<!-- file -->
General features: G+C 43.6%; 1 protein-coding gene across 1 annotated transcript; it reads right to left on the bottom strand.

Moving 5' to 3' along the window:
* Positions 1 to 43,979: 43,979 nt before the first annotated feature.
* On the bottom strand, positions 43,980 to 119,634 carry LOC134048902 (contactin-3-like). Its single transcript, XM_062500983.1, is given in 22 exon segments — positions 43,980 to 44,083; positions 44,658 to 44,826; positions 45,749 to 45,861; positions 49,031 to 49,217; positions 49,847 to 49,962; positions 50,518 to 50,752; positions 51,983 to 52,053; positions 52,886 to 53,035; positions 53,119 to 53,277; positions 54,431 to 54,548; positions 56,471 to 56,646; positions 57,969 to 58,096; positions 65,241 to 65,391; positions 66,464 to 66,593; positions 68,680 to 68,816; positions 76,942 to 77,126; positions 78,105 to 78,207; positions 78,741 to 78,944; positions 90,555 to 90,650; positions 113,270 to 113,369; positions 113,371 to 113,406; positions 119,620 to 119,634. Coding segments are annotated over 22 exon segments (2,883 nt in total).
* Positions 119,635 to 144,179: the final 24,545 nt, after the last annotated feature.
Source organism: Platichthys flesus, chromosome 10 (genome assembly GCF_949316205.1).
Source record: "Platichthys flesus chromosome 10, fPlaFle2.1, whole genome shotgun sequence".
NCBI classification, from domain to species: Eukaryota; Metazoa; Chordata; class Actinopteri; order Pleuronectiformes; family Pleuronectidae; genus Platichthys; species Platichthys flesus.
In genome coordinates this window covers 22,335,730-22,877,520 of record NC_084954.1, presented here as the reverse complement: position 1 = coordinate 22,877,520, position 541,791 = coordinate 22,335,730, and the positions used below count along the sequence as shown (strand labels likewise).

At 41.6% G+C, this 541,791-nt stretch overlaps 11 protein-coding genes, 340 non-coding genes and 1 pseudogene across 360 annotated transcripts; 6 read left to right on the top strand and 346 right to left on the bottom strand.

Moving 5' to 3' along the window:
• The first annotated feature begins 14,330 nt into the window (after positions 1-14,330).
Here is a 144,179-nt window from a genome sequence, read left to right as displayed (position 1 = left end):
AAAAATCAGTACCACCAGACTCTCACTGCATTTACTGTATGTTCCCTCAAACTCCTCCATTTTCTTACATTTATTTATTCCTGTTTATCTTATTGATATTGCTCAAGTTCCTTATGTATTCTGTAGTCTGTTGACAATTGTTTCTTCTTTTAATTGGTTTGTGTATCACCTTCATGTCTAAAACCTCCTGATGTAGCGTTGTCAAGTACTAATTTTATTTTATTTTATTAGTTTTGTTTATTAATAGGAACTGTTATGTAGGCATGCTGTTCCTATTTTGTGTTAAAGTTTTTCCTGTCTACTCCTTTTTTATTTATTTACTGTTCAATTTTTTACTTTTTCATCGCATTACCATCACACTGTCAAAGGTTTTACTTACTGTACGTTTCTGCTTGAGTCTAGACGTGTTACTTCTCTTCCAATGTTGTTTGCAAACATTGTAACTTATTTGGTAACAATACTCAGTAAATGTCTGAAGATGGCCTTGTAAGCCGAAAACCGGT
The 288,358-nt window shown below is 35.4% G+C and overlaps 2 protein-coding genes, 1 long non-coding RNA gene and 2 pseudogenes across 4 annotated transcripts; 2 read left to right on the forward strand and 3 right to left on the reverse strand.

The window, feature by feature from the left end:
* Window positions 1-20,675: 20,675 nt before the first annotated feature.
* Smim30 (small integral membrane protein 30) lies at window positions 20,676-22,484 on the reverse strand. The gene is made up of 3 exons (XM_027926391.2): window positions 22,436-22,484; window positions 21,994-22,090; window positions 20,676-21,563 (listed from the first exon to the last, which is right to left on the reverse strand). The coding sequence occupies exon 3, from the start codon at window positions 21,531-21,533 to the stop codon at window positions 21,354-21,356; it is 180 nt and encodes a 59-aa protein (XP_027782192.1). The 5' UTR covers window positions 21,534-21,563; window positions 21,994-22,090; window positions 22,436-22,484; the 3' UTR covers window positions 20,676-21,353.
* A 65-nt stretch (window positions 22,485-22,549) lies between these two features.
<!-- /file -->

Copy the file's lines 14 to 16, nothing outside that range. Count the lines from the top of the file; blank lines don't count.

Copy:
AAAAATCAGTACCACCAGACTCTCACTGCATTTACTGTATGTTCCCTCAAACTCCTCCATTTTCTTACATTTATTTATTCCTGTTTATCTTATTGATATTGCTCAAGTTCCTTATGTATTCTGTAGTCTGTTGACAATTGTTTCTTCTTTTAATTGGTTTGTGTATCACCTTCATGTCTAAAACCTCCTGATGTAGCGTTGTCAAGTACTAATTTTATTTTATTTTATTAGTTTTGTTTATTAATAGGAACTGTTATGTAGGCATGCTGTTCCTATTTTGTGTTAAAGTTTTTCCTGTCTACTCCTTTTTTATTTATTTACTGTTCAATTTTTTACTTTTTCATCGCATTACCATCACACTGTCAAAGGTTTTACTTACTGTACGTTTCTGCTTGAGTCTAGACGTGTTACTTCTCTTCCAATGTTGTTTGCAAACATTGTAACTTATTTGGTAACAATACTCAGTAAATGTCTGAAGATGGCCTTGTAAGCCGAAAACCGGT
The 288,358-nt window shown below is 35.4% G+C and overlaps 2 protein-coding genes, 1 long non-coding RNA gene and 2 pseudogenes across 4 annotated transcripts; 2 read left to right on the forward strand and 3 right to left on the reverse strand.

The window, feature by feature from the left end: